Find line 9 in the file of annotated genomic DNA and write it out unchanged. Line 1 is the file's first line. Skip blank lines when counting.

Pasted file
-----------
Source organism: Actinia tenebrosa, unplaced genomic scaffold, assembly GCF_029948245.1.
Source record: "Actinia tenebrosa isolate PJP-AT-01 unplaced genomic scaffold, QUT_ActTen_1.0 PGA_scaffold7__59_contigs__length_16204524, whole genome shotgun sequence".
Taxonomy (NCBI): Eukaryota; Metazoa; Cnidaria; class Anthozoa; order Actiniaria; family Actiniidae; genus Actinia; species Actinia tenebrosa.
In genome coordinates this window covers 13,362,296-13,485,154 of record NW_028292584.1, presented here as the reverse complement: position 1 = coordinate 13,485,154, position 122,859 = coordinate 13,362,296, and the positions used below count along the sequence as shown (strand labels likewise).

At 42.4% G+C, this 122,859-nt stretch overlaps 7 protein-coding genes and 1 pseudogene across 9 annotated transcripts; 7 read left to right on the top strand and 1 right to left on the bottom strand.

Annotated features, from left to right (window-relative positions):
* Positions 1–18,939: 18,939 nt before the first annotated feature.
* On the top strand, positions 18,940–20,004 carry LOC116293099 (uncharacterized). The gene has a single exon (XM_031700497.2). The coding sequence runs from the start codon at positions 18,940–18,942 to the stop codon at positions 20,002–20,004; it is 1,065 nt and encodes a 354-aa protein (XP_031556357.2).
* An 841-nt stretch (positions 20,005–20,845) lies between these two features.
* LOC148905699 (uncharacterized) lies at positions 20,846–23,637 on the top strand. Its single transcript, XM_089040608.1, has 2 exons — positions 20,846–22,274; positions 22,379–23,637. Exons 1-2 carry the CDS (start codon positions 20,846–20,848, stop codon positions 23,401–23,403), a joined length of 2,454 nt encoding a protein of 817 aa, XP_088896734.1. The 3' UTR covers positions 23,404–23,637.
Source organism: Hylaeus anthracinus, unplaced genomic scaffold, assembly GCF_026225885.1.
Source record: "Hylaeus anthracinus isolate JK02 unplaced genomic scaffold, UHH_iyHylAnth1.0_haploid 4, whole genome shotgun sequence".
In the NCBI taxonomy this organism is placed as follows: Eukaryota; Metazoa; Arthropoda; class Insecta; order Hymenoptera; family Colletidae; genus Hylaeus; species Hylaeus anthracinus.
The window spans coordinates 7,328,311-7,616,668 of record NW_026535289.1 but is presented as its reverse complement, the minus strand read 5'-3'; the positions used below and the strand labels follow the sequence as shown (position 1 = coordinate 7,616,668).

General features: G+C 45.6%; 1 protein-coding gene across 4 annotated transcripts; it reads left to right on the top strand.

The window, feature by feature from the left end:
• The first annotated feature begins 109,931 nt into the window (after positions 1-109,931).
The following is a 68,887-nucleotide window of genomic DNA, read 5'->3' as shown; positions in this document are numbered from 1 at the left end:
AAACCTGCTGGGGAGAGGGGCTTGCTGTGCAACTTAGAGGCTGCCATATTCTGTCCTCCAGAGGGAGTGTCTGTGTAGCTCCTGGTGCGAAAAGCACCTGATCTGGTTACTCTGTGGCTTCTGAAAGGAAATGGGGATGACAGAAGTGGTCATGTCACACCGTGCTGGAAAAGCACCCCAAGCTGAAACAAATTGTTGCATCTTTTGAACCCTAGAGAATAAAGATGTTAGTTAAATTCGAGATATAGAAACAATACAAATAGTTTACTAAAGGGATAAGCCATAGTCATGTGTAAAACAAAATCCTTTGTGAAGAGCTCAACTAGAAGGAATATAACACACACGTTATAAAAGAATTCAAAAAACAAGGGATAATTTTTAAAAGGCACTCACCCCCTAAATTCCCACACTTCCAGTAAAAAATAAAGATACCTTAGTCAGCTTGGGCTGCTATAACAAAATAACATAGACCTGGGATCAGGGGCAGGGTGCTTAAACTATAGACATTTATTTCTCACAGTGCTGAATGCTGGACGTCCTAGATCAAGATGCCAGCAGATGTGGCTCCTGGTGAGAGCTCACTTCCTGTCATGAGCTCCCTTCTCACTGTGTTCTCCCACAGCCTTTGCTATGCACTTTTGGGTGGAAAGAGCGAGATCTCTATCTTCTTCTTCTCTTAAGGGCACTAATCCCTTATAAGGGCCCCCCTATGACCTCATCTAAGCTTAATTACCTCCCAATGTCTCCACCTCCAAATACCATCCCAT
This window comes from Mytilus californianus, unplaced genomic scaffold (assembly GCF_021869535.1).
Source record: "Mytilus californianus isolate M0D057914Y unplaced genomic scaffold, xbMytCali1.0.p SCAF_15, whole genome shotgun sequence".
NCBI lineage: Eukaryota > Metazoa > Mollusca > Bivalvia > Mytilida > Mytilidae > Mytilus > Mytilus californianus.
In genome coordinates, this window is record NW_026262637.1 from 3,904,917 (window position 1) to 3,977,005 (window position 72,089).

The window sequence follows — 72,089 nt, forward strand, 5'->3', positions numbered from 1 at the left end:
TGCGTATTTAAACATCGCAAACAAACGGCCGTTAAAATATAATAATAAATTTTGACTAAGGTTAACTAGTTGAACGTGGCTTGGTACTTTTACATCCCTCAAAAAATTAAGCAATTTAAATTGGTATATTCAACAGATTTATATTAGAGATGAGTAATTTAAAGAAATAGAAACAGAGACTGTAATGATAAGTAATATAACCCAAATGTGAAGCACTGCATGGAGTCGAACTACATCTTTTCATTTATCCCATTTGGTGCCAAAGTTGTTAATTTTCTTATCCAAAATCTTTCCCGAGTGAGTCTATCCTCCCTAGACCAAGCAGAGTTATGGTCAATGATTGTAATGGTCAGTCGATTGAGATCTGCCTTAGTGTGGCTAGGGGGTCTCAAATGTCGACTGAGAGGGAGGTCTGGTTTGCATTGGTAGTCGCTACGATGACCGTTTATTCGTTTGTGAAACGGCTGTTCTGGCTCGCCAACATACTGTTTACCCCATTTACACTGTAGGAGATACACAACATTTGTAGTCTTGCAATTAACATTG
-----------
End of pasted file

* An 841-nt stretch (positions 20,005–20,845) lies between these two features.